Faith Kramer's Dried Fruit Tsimmes with Chickpeas and Israeli Couscous (Photo/Faith Kramer)
Faith Kramer's Dried Fruit Tsimmes with Chickpeas and Israeli Couscous (Photo/Faith Kramer)

Try this tsimmes brimming with Shavuot yumminess

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Several traditions combine to make this tsimmes dish perfect for Shavuot. But its naturally sweet taste, hearty combination of Israeli couscous and chickpeas and tangy garnish make this stew a versatile main course (or side dish) year-round.

The concept behind the recipe comes from the Ashkenazi custom of eating dried fruits to celebrate Shavuot, which begins at sundown on May 16 and ends two evenings later. There was even a special Eastern European tsimmes served during the holiday that featured prunes and farfel (a pasta made by cutting dough into small pieces).

I’ve replaced the farfel with Israeli couscous (a small, ball-shaped pasta also labeled toasted pearl couscous). Called ptitim in Hebrew, it was created during the 1950s as a replacement for rice during Israel’s years of food austerity. Since Shavuot also marks the ancient wheat harvest, adding the pasta to the tsimmes reflects the holiday’s roots.

The garnish of yogurt and honey adds another traditional Shavuot food element: dairy and honey. Substitute nondairy yogurt and silan to keep the dish vegan.

Dried Fruit Tsimmes with Chickpeas and Israeli Couscous

Serves 4 as a main course, 6 to 8 as a side dish


  • ½ cup pitted prunes, roughly chopped
  • ½ cup dried apricots, roughly chopped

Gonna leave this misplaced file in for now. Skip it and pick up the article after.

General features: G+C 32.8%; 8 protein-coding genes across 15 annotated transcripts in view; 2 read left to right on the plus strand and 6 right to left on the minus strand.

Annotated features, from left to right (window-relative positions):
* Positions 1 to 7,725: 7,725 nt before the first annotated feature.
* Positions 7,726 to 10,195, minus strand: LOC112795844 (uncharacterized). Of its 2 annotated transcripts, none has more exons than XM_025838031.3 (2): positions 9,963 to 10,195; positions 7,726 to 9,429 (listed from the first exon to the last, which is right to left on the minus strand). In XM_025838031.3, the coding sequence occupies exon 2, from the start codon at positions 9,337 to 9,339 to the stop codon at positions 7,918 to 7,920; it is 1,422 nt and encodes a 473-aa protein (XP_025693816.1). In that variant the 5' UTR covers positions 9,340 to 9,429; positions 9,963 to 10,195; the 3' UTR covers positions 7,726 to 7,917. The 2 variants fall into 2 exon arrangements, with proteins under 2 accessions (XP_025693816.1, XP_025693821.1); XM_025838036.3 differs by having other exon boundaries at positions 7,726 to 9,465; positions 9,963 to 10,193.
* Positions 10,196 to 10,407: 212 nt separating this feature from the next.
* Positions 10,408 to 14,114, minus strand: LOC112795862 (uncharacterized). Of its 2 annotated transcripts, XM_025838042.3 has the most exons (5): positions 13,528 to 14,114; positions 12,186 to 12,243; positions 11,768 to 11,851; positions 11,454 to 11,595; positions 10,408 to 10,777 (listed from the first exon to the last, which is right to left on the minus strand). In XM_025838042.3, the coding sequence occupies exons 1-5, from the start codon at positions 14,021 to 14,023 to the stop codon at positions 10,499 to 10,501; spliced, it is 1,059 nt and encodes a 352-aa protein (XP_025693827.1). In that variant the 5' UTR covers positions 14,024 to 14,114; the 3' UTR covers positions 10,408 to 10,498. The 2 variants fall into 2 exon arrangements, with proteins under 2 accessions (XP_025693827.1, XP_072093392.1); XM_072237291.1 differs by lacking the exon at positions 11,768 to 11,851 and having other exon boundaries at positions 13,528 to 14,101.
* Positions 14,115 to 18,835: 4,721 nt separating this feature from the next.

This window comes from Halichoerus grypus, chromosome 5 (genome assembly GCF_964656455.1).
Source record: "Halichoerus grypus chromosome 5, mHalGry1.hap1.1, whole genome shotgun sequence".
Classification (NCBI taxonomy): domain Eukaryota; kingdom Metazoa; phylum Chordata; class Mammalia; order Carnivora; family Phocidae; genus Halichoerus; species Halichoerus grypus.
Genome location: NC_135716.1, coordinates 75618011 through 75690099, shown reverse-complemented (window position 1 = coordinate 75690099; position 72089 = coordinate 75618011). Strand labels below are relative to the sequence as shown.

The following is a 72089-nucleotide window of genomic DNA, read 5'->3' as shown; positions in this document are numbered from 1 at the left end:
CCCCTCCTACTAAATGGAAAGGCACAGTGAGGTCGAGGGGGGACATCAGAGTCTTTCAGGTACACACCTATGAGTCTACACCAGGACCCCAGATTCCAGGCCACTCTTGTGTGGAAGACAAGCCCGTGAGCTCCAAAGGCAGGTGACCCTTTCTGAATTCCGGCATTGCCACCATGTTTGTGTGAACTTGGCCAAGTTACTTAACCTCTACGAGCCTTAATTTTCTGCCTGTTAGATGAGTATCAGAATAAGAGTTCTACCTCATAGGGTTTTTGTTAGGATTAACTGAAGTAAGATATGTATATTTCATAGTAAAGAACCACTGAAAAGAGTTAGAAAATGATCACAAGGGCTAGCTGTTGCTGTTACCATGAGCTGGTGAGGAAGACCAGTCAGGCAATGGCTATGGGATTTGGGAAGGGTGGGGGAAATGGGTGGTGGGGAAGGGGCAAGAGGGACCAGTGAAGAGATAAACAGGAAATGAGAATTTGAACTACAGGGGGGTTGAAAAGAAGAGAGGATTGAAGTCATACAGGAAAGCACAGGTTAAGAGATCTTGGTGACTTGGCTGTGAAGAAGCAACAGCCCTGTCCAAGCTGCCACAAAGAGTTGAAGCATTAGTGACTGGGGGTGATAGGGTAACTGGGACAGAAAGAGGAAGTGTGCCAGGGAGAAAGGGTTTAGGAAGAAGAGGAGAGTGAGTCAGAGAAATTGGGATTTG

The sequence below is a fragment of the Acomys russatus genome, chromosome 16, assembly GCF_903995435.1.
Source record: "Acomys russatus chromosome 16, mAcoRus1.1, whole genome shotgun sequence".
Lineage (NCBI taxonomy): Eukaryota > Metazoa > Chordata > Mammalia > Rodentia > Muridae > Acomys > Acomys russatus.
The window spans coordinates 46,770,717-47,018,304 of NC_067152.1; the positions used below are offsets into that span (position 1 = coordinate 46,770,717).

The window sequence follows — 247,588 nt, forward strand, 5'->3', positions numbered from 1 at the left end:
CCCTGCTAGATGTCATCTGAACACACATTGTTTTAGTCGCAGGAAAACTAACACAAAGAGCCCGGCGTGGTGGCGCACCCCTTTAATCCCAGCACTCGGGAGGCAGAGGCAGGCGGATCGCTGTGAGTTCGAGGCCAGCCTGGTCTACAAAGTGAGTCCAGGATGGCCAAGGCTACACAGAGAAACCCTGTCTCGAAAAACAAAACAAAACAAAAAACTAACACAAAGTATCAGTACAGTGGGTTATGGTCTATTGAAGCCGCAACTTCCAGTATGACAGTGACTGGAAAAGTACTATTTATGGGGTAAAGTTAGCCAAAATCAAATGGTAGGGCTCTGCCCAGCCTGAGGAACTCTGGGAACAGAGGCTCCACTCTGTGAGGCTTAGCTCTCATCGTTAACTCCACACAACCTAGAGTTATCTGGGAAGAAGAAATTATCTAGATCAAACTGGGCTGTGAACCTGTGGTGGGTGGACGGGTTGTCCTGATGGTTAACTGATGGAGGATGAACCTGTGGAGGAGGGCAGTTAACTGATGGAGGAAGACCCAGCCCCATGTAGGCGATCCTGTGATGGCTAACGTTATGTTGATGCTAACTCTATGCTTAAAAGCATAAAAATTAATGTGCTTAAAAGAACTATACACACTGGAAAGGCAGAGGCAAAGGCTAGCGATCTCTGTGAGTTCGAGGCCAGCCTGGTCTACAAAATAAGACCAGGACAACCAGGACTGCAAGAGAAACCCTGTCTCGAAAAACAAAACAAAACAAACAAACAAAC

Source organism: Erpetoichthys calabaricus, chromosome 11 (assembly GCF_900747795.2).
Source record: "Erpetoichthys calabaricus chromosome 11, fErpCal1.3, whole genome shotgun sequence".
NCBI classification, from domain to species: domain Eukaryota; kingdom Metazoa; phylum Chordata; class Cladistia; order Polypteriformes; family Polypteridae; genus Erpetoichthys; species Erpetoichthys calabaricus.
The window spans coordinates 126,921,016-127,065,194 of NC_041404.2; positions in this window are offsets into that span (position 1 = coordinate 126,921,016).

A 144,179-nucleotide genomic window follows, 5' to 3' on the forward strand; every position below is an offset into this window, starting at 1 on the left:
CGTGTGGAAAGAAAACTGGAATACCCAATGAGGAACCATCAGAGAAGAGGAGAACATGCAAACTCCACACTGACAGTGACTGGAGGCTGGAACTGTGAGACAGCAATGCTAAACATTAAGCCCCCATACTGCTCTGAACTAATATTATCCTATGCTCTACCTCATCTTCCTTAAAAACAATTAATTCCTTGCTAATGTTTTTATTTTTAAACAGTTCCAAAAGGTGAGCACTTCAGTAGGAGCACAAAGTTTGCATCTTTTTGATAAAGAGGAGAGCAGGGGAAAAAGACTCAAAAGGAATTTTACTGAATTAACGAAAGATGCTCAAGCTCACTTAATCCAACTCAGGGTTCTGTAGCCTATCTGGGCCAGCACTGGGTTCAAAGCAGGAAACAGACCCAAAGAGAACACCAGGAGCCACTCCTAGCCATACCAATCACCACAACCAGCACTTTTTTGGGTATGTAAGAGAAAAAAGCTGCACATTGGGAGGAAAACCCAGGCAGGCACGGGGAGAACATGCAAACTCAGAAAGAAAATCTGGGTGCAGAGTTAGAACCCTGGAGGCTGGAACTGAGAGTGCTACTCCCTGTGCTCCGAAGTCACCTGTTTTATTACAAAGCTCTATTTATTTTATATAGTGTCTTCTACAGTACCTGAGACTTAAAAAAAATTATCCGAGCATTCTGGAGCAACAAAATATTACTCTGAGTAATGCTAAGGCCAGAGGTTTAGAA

• ½ cup raisins
  • 3 Tbs. olive oil, divided, plus more if needed
  • 1 cup chopped red onions
  • 1 cup thinly sliced carrot rounds
  • 1 tsp. ground cinnamon
  • ½ tsp. salt plus more if needed
  • ½ tsp. ground black pepper, plus more if needed
  • ¼ tsp. cayenne pepper
  • 1½  cups Israeli couscous
  • 15½-oz. can chickpeas, drained and rinsed
  • 2 cups vegetable broth, plus more if needed
  • 3 Tbs. fresh lemon juice, plus more if needed


  • 1 cup plain Greek yogurt (see notes)
  • 2 Tbs. honey, or silan (date syrup)
  • 2 Tbs. grated lemon zest
  • 3 Tbs. chopped fresh parsley or mint

Place the prunes, apricots and raisins in a deep, heat-proof bowl. Cover with boiling water. Let sit for 20 minutes or until the fruit is soft. Drain, reserving liquid.

Heat 2 Tbs. oil in a 12-inch skillet over medium-high heat. Sauté onions 10 to 12 minutes until very soft and browned. Stir in carrots and sauté until beginning to soften, 3 to 5 minutes. Stir in cinnamon, salt, pepper and cayenne. Add remaining 1 Tbs. oil and stir in the couscous, stirring until coated with oil, adding more oil if needed. Sauté 3 to 5 minutes until the couscous is beginning to turn golden.

Stir in 2 cups of the reserved soaking liquid and 2 cups vegetable broth. Bring to a simmer. Stir in dried fruit and chickpeas. Return to a simmer. Cover pan. Adjust heat to medium-low. Cook for 5 minutes. Stir and add an additional ¼ cup of soaking liquid or broth if pan seems dry. Cook for an additional 5 minutes. Stir and add ¼ cup liquid or broth if needed. Cook for another 5 minutes. Try couscous. It should be tender, not crunchy or mushy. If the couscous isn’t ready, cook another 5 minutes or as needed. If the sauce is loose or soupy instead of syrupy, cook with cover off until evaporated. If the pan is dry, add ¼ cup liquid or broth and stir well. (If you run out of soaking liquid or broth, use water.)

Once the couscous is cooked, remove pan from heat. Stir in lemon juice. Taste. Add salt, pepper and lemon juice if needed. Serve hot or room temperature. To garnish, top each serving with yogurt, drizzled honey, lemon zest and parsley.

Notes: Use either nondairy or dairy yogurt, or use this recipe for tahini sauce.

Faith Kramer
Faith Kramer

Faith Kramer is a Bay Area food writer and the author of “52 Shabbats: Friday Night Dinners Inspired by a Global Jewish Kitchen.” Her website is Contact her at [email protected].